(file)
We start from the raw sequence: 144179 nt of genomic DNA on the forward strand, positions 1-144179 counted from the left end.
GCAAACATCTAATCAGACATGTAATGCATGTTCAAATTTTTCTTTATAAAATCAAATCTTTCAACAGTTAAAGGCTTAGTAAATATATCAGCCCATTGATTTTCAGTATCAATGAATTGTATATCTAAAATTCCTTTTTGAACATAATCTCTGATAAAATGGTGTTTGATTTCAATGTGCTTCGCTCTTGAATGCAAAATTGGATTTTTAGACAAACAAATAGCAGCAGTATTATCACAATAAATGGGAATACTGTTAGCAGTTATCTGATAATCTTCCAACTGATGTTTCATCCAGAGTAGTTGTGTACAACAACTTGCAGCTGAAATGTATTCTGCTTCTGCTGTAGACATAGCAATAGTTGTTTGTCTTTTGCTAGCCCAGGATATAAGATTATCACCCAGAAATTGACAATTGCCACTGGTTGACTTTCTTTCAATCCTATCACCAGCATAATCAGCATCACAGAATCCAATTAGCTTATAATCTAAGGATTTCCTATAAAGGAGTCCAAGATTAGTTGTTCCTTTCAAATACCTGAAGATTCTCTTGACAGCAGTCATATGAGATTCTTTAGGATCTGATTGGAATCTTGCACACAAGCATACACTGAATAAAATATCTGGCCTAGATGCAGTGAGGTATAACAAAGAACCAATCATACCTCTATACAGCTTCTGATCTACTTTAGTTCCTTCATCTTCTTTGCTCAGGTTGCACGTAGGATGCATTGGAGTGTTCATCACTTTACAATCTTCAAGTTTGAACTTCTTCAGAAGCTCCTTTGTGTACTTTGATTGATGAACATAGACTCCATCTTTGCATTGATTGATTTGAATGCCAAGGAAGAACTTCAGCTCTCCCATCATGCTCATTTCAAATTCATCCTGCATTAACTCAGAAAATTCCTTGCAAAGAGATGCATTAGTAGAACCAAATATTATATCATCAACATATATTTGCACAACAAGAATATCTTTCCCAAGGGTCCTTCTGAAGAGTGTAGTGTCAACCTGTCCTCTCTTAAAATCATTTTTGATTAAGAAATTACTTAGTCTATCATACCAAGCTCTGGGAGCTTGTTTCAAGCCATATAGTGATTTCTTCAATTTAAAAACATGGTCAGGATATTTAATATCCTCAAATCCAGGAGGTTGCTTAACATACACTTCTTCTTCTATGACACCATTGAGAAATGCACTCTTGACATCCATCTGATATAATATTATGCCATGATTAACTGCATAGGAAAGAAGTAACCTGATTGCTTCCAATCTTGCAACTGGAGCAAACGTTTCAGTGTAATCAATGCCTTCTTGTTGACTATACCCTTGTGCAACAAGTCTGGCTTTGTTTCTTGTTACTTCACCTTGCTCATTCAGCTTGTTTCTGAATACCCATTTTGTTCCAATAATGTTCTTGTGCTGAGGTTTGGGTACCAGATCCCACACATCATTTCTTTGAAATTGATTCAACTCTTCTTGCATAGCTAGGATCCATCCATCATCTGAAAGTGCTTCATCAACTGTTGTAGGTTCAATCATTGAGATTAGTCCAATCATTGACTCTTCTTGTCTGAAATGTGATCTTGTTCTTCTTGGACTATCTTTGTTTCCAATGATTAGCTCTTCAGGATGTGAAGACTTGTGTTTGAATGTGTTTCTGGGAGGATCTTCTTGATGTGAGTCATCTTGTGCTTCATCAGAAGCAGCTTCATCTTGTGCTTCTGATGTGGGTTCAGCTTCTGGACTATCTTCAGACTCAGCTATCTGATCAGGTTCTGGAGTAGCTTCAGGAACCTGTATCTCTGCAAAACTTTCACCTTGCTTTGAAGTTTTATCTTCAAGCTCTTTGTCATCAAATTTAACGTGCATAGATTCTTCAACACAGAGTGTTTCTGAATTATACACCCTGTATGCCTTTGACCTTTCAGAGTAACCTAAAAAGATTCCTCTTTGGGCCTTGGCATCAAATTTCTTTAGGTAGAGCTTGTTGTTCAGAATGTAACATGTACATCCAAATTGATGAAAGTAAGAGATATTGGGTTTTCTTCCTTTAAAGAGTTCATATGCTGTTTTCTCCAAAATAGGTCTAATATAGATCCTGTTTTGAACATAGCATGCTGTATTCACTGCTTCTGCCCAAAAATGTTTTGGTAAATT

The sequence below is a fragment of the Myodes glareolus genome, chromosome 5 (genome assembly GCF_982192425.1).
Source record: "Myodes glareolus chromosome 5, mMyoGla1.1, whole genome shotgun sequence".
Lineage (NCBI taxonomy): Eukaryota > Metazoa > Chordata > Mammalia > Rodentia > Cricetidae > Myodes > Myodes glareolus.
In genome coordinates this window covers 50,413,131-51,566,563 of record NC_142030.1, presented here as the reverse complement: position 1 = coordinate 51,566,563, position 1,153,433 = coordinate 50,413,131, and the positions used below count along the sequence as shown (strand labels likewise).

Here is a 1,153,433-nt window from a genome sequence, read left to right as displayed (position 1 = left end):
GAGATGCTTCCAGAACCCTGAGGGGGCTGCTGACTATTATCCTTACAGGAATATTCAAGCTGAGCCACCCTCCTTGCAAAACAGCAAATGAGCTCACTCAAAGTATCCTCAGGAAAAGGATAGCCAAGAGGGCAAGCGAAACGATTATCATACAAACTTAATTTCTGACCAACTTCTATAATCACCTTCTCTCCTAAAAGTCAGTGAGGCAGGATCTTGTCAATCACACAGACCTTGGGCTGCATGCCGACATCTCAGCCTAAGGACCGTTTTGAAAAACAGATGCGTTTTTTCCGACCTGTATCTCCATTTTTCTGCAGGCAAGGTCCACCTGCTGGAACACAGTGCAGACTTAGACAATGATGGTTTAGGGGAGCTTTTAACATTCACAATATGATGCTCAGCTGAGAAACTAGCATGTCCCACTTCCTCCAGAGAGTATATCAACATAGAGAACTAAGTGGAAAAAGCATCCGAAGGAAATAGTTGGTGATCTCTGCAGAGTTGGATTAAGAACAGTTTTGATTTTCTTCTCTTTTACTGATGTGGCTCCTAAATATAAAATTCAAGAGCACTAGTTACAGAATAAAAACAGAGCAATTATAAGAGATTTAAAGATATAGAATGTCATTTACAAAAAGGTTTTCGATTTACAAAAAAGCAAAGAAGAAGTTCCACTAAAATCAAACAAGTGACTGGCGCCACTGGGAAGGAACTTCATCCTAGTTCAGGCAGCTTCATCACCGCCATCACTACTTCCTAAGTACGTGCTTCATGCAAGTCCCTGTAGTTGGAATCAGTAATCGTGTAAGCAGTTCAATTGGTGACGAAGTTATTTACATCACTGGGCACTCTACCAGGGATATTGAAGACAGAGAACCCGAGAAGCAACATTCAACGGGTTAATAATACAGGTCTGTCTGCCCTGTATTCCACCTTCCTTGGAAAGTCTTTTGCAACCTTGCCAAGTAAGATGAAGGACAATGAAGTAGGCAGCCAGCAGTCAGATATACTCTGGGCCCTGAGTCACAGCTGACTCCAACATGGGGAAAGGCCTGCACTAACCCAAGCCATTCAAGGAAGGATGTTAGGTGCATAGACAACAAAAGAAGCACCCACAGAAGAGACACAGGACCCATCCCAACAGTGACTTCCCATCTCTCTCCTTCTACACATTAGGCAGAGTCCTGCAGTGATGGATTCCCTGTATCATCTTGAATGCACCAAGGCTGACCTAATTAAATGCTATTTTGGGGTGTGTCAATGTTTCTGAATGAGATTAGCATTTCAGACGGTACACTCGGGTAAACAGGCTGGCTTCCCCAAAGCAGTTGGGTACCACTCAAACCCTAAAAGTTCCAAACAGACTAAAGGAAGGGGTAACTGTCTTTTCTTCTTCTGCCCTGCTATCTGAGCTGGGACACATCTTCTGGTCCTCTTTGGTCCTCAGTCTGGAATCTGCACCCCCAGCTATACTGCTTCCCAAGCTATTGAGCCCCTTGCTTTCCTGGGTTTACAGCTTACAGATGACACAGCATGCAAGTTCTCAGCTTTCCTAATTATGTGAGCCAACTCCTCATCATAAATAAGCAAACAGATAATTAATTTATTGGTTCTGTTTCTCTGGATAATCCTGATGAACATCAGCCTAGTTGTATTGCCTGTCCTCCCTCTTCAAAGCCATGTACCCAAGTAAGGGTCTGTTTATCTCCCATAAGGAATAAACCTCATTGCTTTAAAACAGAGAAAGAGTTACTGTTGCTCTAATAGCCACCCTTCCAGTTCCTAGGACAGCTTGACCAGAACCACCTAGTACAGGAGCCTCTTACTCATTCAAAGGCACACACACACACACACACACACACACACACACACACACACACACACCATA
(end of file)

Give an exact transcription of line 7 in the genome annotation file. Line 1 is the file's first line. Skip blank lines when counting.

Here is a 1,153,433-nt window from a genome sequence, read left to right as displayed (position 1 = left end):